Published January 25, 2024

Designing for the DMU: Overcoming the Obstacles of B2B Product Design

4 min read

“B2B customers expect the same experience that B2C customers have.” This is commonly said and understood, but the reality is that designing for enterprise customers involves more complexity. While end users desire an intuitive user interface (UI), their purchasing process reveals additional aspects to consider in the overall B2B product design and user experience.

In this article, we’ll explore why B2B purchase decisions weigh heavily on product design, how you can break the design cycle of doom, and walk through an example of how to use audience testing as a way to show the value of Design. If you want to meet with me, I am happy to share what we’ve learned after 25 years of building brands and products. Simply reach out.

Purchasing Decisions Weigh Heavily on B2B Product Design.

During product discovery, attention is often centered on the system’s key advocates and most frequent users. This focus is a solid starting point for developing a strategic approach. Yet, as Maja Voje highlights, the enterprise sales process encompasses a broader range of individuals. She explains that you are most likely selling to DMU, which consists of:

  • Initiator: first thinks of a purchase
  • Influencer: influences decision
  • Gatekeeper: can say no to the decision
  • Decider: decides what to buy
  • Buyer: makes the purchase
  • User: uses or consumes the purchase
b2c vs b2b product design

B2B selling is challenging because your go-to-market (GTM) strategies must address the entire Decision Making Unit (DMU). However, the end user plays a critical role as they can reveal additional, perhaps unexpressed, features and experiences within your app.

The champion (or initiator) and the user must be equipped to communicate the product’s value directly to the DMU through its features and functionality.

This implies that for successful product adoption, it’s crucial to integrate certain aspects into the user experience. These include features that demonstrate the product’s value, onboarding users, encouraging ongoing usage, and providing ways for users to manage product usage.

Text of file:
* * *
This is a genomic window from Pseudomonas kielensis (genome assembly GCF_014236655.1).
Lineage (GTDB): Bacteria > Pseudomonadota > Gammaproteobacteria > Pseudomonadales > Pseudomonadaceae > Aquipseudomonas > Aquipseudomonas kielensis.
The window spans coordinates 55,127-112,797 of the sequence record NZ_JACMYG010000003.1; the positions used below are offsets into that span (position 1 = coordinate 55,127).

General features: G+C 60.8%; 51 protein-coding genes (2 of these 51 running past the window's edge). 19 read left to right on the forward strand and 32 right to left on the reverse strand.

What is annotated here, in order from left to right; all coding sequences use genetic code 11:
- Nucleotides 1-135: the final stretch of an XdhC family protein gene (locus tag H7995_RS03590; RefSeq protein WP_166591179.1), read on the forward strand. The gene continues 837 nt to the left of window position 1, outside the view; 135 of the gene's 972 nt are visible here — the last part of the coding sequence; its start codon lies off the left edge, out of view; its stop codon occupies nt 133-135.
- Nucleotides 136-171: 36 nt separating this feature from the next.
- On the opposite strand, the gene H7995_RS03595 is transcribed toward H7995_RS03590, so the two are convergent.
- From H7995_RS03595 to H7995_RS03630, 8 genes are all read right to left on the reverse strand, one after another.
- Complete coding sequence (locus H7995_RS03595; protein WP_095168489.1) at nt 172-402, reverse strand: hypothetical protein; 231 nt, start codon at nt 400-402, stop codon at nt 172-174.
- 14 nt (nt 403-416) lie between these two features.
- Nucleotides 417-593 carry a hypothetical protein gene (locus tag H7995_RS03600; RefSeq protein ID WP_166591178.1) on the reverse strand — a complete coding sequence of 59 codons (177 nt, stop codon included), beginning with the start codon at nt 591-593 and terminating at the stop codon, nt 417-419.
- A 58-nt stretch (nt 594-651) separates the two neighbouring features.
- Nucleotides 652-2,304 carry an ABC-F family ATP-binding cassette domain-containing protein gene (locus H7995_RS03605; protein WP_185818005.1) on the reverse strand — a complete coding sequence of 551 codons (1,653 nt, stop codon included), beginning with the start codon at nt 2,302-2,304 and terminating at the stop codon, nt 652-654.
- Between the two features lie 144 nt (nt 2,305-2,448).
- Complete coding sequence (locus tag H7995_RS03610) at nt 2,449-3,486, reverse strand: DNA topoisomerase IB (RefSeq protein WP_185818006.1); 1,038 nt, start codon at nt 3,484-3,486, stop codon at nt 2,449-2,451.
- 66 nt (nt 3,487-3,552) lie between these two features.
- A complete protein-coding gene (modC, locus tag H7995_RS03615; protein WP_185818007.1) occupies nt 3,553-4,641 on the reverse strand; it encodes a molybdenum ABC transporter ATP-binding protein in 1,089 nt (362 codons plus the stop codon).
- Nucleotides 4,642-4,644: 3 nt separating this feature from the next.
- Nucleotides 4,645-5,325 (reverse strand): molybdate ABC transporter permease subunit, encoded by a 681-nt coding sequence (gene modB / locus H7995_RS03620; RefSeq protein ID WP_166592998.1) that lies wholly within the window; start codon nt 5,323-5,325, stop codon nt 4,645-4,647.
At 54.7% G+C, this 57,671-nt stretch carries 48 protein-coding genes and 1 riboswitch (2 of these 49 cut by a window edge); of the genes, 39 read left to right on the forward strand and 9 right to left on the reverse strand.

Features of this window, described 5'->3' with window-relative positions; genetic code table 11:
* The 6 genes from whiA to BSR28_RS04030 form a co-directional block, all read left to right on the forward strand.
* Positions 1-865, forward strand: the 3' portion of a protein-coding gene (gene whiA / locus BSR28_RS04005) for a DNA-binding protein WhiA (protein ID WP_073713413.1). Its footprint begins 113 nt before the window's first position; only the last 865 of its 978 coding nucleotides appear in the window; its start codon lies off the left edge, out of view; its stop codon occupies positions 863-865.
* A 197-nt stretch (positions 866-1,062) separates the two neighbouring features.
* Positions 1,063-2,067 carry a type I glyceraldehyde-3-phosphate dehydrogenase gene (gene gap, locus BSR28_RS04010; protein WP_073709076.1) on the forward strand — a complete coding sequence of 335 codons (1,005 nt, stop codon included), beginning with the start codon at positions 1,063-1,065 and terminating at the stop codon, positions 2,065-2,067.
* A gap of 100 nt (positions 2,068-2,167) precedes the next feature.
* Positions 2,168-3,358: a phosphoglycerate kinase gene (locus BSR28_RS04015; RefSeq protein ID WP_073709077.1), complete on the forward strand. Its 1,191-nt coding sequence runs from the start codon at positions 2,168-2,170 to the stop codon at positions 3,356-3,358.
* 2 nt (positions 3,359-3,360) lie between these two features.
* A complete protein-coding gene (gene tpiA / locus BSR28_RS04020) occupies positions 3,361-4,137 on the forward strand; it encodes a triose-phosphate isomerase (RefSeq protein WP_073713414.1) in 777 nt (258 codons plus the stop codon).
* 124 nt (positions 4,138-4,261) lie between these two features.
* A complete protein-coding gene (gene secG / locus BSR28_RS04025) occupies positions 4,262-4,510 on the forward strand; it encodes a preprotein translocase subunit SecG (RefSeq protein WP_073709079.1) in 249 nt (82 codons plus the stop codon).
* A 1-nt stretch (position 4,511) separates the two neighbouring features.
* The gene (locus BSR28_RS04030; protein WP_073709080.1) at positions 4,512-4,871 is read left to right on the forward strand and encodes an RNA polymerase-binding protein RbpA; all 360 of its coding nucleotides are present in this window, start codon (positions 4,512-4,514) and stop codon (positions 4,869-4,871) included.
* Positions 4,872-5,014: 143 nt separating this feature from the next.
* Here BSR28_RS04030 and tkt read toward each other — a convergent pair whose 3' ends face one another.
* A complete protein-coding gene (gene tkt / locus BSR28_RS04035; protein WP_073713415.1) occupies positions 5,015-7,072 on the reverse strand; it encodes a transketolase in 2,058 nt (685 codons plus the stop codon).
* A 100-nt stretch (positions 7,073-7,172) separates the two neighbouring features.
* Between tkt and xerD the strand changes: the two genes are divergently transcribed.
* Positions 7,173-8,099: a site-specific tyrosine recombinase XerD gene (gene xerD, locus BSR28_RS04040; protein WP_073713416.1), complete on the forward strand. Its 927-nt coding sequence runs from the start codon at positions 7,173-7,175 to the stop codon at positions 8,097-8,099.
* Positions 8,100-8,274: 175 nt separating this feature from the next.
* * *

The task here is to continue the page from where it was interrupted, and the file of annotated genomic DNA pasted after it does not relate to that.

The changing dynamics within an organization can make understanding the priorities and needs of different buying group members challenging. This variability complicates determining which features to prioritize in the product.

Challenges of B2B Product Design: The Design Cycle of Doom

Ryan Scott recently pointed out a common misunderstanding that limits the full use of Design. He notes that many teams still mistakenly believe Design is about how things look, but its true value goes much deeper. 

Design is fundamentally about understanding what users struggle with and determining the importance of different features. These skills are crucial for navigating the complexity of product management. 

design cycle of doom in b2b product design

Ryan suggests the cycle of undervaluing Design is self-perpetuating: companies that fail to grasp its significance inevitably invest less, relegating Design to a subsidiary role under product management, not engaging with Design strategically, favoring the employment of junior designers, and skimping on necessary training. 

Companies that don’t understand Design don’t invest enough in it. This cripples Design, furthering the bias that designers are less capable than other functions. This fuels further lack of investment. The cycle repeats from there.